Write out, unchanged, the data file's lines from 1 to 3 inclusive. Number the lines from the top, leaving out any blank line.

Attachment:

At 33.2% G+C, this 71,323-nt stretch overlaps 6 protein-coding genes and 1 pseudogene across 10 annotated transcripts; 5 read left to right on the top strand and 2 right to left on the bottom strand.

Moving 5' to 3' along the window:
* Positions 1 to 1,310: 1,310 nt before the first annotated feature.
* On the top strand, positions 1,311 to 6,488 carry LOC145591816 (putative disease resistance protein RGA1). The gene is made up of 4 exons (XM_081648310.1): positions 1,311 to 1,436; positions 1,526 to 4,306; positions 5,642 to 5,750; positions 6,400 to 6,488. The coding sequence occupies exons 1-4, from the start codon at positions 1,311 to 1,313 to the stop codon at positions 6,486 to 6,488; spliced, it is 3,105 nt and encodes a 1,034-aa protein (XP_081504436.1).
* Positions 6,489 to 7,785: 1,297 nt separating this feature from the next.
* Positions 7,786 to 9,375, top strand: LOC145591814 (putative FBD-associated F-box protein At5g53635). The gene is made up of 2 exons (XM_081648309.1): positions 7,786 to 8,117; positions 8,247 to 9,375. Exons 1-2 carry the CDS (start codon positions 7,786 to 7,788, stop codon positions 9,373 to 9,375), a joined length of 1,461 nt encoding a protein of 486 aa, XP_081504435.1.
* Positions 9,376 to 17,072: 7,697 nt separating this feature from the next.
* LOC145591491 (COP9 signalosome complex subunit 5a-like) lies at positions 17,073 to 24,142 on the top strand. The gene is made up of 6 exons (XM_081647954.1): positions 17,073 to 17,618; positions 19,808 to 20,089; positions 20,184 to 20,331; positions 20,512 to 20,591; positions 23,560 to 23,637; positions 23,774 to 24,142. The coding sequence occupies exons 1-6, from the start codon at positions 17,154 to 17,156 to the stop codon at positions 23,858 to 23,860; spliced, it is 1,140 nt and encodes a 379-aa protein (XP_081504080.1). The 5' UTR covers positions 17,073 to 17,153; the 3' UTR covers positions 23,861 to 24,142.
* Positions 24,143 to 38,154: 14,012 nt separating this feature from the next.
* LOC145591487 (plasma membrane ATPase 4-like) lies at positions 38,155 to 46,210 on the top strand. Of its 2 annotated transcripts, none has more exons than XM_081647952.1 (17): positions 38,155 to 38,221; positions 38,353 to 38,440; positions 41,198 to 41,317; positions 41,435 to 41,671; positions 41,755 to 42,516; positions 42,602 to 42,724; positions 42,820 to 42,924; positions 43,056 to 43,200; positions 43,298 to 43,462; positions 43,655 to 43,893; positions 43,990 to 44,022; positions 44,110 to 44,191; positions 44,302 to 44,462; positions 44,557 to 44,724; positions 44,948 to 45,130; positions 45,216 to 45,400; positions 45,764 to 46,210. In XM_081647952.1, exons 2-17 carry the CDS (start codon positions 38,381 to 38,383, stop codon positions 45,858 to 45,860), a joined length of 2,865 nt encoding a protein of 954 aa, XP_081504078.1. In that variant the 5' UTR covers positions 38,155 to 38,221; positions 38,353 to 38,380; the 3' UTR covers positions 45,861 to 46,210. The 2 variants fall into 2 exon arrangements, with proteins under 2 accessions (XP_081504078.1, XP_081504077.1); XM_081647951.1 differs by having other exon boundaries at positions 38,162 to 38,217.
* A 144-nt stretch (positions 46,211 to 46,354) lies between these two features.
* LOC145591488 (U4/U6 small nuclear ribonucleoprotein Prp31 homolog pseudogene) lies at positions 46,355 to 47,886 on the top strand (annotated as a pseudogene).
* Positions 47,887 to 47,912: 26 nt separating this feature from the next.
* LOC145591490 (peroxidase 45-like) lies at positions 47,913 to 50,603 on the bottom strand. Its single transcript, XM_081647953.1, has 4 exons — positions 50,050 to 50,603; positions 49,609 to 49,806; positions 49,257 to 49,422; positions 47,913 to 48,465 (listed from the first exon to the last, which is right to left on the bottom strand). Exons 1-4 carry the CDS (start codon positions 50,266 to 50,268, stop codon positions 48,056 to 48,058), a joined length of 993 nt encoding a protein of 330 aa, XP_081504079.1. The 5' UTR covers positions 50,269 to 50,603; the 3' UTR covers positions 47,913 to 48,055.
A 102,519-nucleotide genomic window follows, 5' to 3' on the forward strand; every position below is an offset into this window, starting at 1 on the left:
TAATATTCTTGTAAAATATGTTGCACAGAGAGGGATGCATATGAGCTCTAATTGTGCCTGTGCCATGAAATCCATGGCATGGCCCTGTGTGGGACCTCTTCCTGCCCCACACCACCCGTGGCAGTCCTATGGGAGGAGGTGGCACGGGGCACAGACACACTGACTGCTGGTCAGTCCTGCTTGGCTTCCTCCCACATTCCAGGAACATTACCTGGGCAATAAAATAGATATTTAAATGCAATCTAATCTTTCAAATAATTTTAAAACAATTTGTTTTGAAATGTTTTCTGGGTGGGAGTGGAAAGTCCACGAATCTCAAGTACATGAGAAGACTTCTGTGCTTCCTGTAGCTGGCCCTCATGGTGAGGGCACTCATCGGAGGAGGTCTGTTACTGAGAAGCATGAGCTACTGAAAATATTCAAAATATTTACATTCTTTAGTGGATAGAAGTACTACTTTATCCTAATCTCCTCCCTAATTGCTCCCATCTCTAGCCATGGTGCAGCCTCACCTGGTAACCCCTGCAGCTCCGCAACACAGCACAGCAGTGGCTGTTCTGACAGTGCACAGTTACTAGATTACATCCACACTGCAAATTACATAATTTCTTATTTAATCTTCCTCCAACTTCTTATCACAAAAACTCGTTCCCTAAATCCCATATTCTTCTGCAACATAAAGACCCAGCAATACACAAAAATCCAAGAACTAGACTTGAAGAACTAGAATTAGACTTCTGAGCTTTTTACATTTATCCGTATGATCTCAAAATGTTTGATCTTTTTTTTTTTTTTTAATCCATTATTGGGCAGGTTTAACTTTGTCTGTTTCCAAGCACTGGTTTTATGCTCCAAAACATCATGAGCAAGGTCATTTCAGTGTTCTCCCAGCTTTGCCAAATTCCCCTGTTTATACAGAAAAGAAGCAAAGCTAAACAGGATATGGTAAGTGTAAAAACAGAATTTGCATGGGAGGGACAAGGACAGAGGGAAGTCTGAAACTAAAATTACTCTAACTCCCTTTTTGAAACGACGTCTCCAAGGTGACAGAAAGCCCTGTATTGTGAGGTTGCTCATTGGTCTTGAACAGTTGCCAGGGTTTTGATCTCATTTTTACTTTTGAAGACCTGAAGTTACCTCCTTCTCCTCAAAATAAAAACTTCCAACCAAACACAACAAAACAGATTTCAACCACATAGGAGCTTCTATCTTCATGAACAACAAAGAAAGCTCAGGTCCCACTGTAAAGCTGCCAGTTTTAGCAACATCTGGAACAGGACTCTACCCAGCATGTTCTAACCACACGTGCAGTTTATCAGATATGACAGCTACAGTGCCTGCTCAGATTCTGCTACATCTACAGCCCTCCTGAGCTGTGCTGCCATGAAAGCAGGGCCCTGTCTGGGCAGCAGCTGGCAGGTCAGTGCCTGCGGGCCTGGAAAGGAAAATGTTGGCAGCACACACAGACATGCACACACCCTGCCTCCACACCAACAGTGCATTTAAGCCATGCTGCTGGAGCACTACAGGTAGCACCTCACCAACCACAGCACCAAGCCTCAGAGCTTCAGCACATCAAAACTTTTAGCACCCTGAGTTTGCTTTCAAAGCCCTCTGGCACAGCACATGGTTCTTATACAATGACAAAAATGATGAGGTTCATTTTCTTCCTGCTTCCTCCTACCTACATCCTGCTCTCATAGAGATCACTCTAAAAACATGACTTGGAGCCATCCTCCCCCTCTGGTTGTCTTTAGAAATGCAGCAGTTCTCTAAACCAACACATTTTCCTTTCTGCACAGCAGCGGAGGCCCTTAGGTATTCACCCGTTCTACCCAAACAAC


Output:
At 33.2% G+C, this 71,323-nt stretch overlaps 6 protein-coding genes and 1 pseudogene across 10 annotated transcripts; 5 read left to right on the top strand and 2 right to left on the bottom strand.

Moving 5' to 3' along the window:
* Positions 1 to 1,310: 1,310 nt before the first annotated feature.